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What Desperate Times Conceive

Updated on February 3, 2015
Louis Bloom (Jake Gyllenhaal) moves in for a shot in a scene from "Nightcrawler".
Louis Bloom (Jake Gyllenhaal) moves in for a shot in a scene from "Nightcrawler". | Source

Written on 11/08/2014, film first viewed by author on 11/04/2014

The Millennial generation has every right to feel screwed. A post-secondary education is expensive, and even with the degree no one is hiring in a poor economy where layoffs are more the norm. What about creating a new field of work to dominate? There is more fantasy than practicality in that line of thinking. Usually “new fields” are born out of a strange mixture of struggling, luck, and legal back-stabbing. Most of the traditional careers were established in the 1950s or 60s, and good-old-fashioned capitalism has pulverized competition and built families of rich, unopposed fat cats. They only make the rules to keep themselves happy.

In this current situation that breeds desperation, what does one do? Do they go against the system, and become a “hippie” or a “terrorist”? Or, do they get creative within the system? Instead of the traditional course of education, working into a dead end, taxes, and death, where in all cases people lose more money than they make, one could easily take an alternative route. In an age where information is highly accessible via the web, a college education, in the eyes of some, starts to look more like a gimmick. They can learn whatever they want at the click of a mouse. Likewise, it is not too difficult to work for one’s self. Freelancing has become popular amongst companies that don’t want to dish out long-term contracts, and it is neither complicated nor expensive to file an LLC. The key ingredient that is needed to pull off this new kind of work is ambition, the drive to study everything and the will to execute the necessary tasks. Just because one can draw-up a new company and spend hours on a computer does not mean they can slack off on their work ethic. On the contrary, they need to work harder than ever to prove they can actually do what they want to do.

Ambition is one thing never lacking in Louis Bloom (Jake Gyllenhaal), the protagonist in Dan Gilroy’s Nightcrawler. Bloom is what one would call a kind of mutation of two mentalities nurtured by two radically different times in history. He is a hard worker, the kind right out of a 1950s television show that accomplishes anything in a scary efficiency and an almost-sick optimism. At the same time, he is a cold, anti-social thief, who will take advantage of a chaotic situation for his own benefit. The combination spawns a lethal head for business, just right for our heartless world of work. On top of all this, Bloom is an excellent learner, a fast one. After witnessing a van of seemingly-renegade cameramen record an accident on the freeway, and discovering what that footage is worth to the right kind of TV news stations, Bloom puts down bolt cutters and scrap metal and picks up a camcorder and a police radio.

Own the original motion picture soundtrack to "Nightcrawler"

The hard worker in Bloom begins to find success in the world of nightcrawling, getting the right footage at the right time, and giving the equally desperate morning news director Nina (Rene Russo) her scoops at Channel 6 News. However, the criminal in Bloom begins to take advantage of accidents and crime scenes, beating the police so far in advance that he can stage perfectly composed frames of blood and mayhem. At Channel 6, he begins to earn the clout to bully and blackmail Nina into giving-in to almost any demand imaginable. As any good capitalist does, Bloom begins to calculate what is unnecessary, and what can be lost to push forward towards the completion of his successful business plan. Not even his competition is safe. Bloom doesn’t get mad. He doesn’t get even. He get’s ahead.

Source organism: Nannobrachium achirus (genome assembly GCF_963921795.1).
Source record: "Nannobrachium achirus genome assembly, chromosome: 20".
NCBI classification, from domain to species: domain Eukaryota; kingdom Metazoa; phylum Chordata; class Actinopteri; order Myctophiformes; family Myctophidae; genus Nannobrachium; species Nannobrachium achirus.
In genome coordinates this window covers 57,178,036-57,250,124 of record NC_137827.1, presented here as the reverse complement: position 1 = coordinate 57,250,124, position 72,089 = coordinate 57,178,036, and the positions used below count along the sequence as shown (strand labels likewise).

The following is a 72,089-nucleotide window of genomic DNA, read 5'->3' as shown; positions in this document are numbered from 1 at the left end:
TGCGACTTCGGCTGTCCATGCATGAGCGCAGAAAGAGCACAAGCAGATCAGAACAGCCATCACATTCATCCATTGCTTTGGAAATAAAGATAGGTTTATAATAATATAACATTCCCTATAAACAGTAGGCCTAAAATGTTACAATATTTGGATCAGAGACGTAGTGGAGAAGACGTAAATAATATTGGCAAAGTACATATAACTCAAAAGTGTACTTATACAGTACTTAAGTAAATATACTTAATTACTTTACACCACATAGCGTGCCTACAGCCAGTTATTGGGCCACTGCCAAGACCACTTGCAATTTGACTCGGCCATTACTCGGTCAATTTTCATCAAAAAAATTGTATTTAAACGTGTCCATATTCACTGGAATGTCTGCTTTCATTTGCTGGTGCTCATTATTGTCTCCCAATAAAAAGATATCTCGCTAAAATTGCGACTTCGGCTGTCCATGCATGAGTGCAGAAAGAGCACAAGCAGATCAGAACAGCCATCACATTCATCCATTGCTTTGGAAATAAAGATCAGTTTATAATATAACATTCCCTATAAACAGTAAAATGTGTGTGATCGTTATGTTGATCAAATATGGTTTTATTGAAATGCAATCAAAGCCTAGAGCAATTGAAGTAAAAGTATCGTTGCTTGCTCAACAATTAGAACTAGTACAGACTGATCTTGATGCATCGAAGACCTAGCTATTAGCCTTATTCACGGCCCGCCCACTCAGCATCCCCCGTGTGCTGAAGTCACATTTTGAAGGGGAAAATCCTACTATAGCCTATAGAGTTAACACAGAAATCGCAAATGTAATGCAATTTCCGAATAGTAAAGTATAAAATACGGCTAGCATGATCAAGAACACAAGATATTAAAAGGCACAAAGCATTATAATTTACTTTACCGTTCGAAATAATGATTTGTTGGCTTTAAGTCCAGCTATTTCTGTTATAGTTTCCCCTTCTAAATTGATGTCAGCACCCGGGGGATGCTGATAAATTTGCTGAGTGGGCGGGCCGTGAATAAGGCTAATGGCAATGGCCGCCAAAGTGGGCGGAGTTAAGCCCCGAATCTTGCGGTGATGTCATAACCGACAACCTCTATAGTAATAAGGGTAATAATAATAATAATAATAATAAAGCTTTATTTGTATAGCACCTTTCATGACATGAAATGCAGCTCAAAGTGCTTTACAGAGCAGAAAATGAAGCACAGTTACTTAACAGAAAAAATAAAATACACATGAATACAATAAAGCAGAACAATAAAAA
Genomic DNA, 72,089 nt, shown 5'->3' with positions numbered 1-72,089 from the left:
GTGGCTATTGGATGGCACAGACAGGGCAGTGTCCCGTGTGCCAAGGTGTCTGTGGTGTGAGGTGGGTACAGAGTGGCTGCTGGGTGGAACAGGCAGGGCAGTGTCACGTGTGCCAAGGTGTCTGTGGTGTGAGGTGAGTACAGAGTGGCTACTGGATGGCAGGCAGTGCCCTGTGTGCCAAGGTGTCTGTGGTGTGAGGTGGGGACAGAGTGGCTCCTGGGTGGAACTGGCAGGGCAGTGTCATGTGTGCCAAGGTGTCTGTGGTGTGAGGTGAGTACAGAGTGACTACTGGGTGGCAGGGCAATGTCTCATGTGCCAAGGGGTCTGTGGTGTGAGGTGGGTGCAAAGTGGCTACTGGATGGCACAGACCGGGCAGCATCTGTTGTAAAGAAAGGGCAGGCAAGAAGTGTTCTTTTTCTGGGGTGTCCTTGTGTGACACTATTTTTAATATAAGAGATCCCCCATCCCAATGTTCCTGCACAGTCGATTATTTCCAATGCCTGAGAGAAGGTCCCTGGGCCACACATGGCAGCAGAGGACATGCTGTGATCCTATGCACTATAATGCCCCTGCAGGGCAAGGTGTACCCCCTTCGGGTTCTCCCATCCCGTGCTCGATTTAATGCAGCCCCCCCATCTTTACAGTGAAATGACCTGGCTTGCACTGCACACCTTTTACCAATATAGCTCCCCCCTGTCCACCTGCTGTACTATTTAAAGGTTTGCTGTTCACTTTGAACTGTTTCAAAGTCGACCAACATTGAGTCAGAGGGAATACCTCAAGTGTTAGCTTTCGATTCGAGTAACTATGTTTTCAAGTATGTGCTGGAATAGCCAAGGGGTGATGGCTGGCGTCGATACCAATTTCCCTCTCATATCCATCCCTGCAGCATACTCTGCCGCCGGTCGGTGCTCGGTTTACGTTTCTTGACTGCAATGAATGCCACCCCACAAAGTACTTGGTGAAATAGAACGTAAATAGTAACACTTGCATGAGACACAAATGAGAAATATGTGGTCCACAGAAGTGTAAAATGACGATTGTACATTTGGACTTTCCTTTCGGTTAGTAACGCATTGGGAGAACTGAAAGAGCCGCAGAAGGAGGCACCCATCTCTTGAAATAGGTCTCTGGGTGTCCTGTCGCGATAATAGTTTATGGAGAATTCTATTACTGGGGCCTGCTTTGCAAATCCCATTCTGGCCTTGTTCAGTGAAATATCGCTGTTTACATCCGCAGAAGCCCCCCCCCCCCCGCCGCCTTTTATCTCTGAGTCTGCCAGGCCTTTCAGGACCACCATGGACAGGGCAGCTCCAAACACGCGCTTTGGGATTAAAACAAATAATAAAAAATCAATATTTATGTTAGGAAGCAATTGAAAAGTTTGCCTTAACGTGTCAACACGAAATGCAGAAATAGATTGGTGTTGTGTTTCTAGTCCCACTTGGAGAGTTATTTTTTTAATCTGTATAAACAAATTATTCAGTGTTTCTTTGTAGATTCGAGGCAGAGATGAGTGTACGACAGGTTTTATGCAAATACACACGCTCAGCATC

The line between ethical journalism and sensationalism begins to blur for Bloom, just as it has been blurred for a very long time in our real world. The media will exaggerate death tolls in times of tragedy and fill a teleprompter with fiery adjectives. Most people would rather hear about “true” slayings, sex scandals, and drug deals gone awry than hear about the price of grain or how a kid raised money for charity. The news satisfies the human bloodlust, and the news gets good ratings in return. In this way, Nightcrawler holds up a mirror to society. Should we really be in love with what we see staring back?

Gyllenhaal’s performance is haunting, and holds an audience in anticipation. He is the type of character that could do anything. On that same note, this does not make the plot of Nighcrawler “unpredictable”, as some critics have raved. The fact that Bloom is half-unhinged actually makes the veil covering the conclusion quite transparent. It could be said that the ride is more fun than the destination. Robert Elswit’s photography reminds one of the gritty, urban cruises of Taxi Driver, and the psychology of Bloom harks back to 1980s Yuppie-ism with violent undertones found in American Psycho.

Arguably, Louis Bloom does not have a fulfilling character arc. He, himself, never really changes. He never has a personal revelation that transforms his character. Sure, he goes from a scavenger to a powerful, neo-CEO-type, but that is a mere socioeconomically change. Perhaps that is the most damning commentary about modern society. Do people really want to be better human beings, or do they just want to get rich?

View the trailer for "Nightcrawler"

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